These 5 Black Designers Are Painting the Future of Fashion

emerging Black fashion designers

Photo:

Brandon Blackwood; Asata Maisé; EDAS

In honor of Black History Month, we've decided to launch an editorial initiative, Next Gen, where we'll be highlighting creatives that are changing the fashion industry. Our intention with this series is to dive deeper into the people that have—and to continue to—shape every facet of the fashion industry. 

I think it's safe to say that fashion has had a reckoning with systemic racism over the past few years. A lot of light has been shed on the outdated tropes, tokenization, and cultural appropriation that the industry is littered with and it's sparked many conversations about what needs to be done to create a more equitable environment in all facets of the industry. Fashion designers, and especially those who have founded their own brands, are in a powerful position to incite real change as they have the unique ability to tell their own stories and do it on their own terms. Being a brand owner not only means designing the products, but it also means playing casting director, production manager, marketer, and many more roles.

Seeing as we're nearing the end of Black History Month, you're probably seeing many versions of "Black-Owned Brands to Support Now and Forever" or similar listicles floating around the internet. While the intentions behind them are certainly pure, they tend to gloss over these creatives and the kind of work they're putting in to make strides in an industry that has held onto the status quo for far too long.

A large part of my job as a digital fashion editor involves being introduced to dozens of new brands all the time, but instead of simply rattling off a list of labels I think you should know about, I wanted to spark a deeper conversation with some of the coolest emerging Black fashion designers right now: the creatives behind the brands EDAS, Brandon Blackwood, Chelsea Paris, Theophilio, and Asata Maisé. Not only should we "support them now and forever", but we should also listen to what they have to say, take diligent notes, and look to them as the new standards. So, want to know what the future of fashion looks like? Whether it be a sustainable made-to-order business model, an elevated take on upcycled clothing, or a handbag that literally says to end system racism, I suggest you start with these five brands.

emerging Black fashion designers: Sade Mims

Photo:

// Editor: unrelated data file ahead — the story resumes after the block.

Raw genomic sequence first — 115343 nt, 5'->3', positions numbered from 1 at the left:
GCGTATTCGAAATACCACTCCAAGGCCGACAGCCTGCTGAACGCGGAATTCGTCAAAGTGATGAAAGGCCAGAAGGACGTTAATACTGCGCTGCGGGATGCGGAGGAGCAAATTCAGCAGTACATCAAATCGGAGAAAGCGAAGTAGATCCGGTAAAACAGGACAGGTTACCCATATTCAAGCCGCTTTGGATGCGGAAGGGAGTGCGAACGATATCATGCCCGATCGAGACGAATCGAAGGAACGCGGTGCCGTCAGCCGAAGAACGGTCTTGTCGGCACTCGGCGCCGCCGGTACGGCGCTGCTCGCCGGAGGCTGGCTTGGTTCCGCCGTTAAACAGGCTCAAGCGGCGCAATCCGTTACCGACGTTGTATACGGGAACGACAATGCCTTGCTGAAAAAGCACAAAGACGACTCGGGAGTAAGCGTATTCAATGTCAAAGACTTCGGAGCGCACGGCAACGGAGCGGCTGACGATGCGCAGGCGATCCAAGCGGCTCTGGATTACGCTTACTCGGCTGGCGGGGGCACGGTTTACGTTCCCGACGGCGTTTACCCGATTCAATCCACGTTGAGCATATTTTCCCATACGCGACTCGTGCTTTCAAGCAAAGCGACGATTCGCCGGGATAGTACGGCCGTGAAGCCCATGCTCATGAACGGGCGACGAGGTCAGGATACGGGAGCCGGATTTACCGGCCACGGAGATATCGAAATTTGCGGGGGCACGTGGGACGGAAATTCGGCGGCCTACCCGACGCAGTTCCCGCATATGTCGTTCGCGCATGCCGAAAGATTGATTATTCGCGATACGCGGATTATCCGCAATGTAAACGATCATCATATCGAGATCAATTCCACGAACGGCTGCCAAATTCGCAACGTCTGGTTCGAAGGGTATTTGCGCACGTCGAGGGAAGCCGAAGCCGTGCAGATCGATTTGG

Rasaan Wyzard

What inspired you to get into the fashion industry?

What initially inspired me to get into the fashion industry were the people that raised me. It was more so my introduction to style as opposed to fashion, but they go hand and hand. My mother and father, my aunts, and my grandmother were all very stylish individuals who took much pride in the way they dressed, so that rubbed off on me very early on. Your sense of style was how you expressed yourself without ever having to say a word. 

How would you describe the ethos of your brand for those who might not be familiar?

EDAS is a brand that was built on ethics, community, and sustainability. When I founded the brand in 2015 we were only using repurposed materials to develop each collection. Fast forward to now, we use a made-to-order model with all jewelry orders and are conscious about how often we are producing. We take pride in our limited drops. I want to put emphasis on showing that fashion and clothing can be a tool to community building and that sustainable practices are how we create a healthy ecosystem for said community. It is incumbent that we never separate these things as creatives and that we are really thinking about the ways in which our processes impact our environment.

 

emerging Black fashion designers: EDAS

Photo:

Courtesy of EDAS

Fashion over the past few years has had a reckoning with systemic racism. How do you think the industry as a whole can move past performative allyship?

I think the industry really needs to lean away from the effects of capitalism, first. As the good brother Malcolm X said, "You can't have capitalism without racism," so in order to really bring some change that goes beyond the diversity and inclusion programs, and that is more radically shifting than hiring a Black COO, I think we have to really look at the ways capitalism keeps this industry alive. We (I say "we" because I am not exempt from this work because I am a Black woman) should be looking at the law of supply and demand, consumerism, and the fashion calendar.

We have to burn the house down and build it back up. And truthfully speaking I am unsure if the industry is ready for that just yet. I do think that putting people of color in power is a step in the right direction though, as it will open the doors for dialogue on how we can look at dismantling some of the surface, more eye-level issues.

emerging Black fashion designers: EDAS

Photo:

Courtesy of EDAS

What would true inclusivity look like in your eyes?